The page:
Army: 285 Madigan Patients Had Diagnoses Reversed

By Salon Staff

Published March 8, 2012 3:00AM (EST)

SEATTLE (AP) — The Army has identified 285 more patients at Madigan Army Medical Center in Washington state who had their diagnoses of post-traumatic stress disorder reversed by a forensic psychiatry team in the past five years.

The Seattle Times reports Wednesday ( that they'll be given the option of having their cases reviewed once again to determine if they suffer from PTSD.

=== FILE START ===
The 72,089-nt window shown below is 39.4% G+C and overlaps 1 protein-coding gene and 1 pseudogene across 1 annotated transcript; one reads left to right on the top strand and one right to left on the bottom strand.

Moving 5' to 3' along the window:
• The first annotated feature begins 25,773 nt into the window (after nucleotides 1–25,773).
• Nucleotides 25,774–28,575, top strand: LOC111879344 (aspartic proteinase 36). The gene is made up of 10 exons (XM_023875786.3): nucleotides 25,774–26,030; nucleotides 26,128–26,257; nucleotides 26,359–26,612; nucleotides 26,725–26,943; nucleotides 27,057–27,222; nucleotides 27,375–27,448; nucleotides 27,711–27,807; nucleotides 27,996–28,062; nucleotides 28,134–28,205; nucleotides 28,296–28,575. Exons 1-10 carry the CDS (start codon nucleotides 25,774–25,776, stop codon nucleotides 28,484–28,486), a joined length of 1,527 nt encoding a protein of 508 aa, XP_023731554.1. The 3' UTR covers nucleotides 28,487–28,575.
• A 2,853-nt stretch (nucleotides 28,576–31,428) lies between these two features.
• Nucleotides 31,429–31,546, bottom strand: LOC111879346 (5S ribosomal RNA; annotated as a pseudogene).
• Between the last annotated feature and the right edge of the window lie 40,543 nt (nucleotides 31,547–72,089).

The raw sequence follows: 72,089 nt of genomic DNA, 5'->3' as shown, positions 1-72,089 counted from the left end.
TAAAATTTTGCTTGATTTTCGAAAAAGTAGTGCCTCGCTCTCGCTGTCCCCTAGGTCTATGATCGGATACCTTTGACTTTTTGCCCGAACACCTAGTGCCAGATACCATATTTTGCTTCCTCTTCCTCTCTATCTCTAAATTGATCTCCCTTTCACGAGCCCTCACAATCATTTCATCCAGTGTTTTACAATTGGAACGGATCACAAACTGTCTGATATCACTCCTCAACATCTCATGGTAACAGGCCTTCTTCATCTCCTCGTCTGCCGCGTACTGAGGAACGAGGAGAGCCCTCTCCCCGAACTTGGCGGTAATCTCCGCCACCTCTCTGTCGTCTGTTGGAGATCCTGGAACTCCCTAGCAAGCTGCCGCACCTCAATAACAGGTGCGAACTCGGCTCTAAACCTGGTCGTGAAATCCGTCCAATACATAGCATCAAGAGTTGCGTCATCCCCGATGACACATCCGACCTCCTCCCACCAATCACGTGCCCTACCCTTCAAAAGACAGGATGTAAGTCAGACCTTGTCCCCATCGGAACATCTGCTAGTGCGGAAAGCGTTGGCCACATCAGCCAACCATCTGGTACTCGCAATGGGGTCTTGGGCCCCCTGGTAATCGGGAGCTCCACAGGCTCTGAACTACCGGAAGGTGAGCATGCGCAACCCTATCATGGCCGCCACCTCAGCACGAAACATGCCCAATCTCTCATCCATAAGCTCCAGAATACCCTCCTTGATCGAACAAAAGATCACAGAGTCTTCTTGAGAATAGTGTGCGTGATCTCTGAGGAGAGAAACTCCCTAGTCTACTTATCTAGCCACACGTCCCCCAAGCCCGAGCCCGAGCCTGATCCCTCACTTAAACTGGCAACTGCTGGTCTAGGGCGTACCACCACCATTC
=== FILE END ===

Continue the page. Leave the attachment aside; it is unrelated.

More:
Soldiers who are diagnosed with PTSD can qualify for a medical retirement that offers a pension and other benefits. The Army is investigating whether Madigan doctors who reviewed PTSD diagnoses were influenced by concerns about the cost of providing such benefits.

The investigation was started in January, following complaints from soldiers whose PTSD diagnoses had been reversed. Seventeen soldiers contested their cases, and six had their diagnoses reinstated by doctors at Walter Reed Army Medical Center.


Information from: The Seattle Times,

Salon Staff

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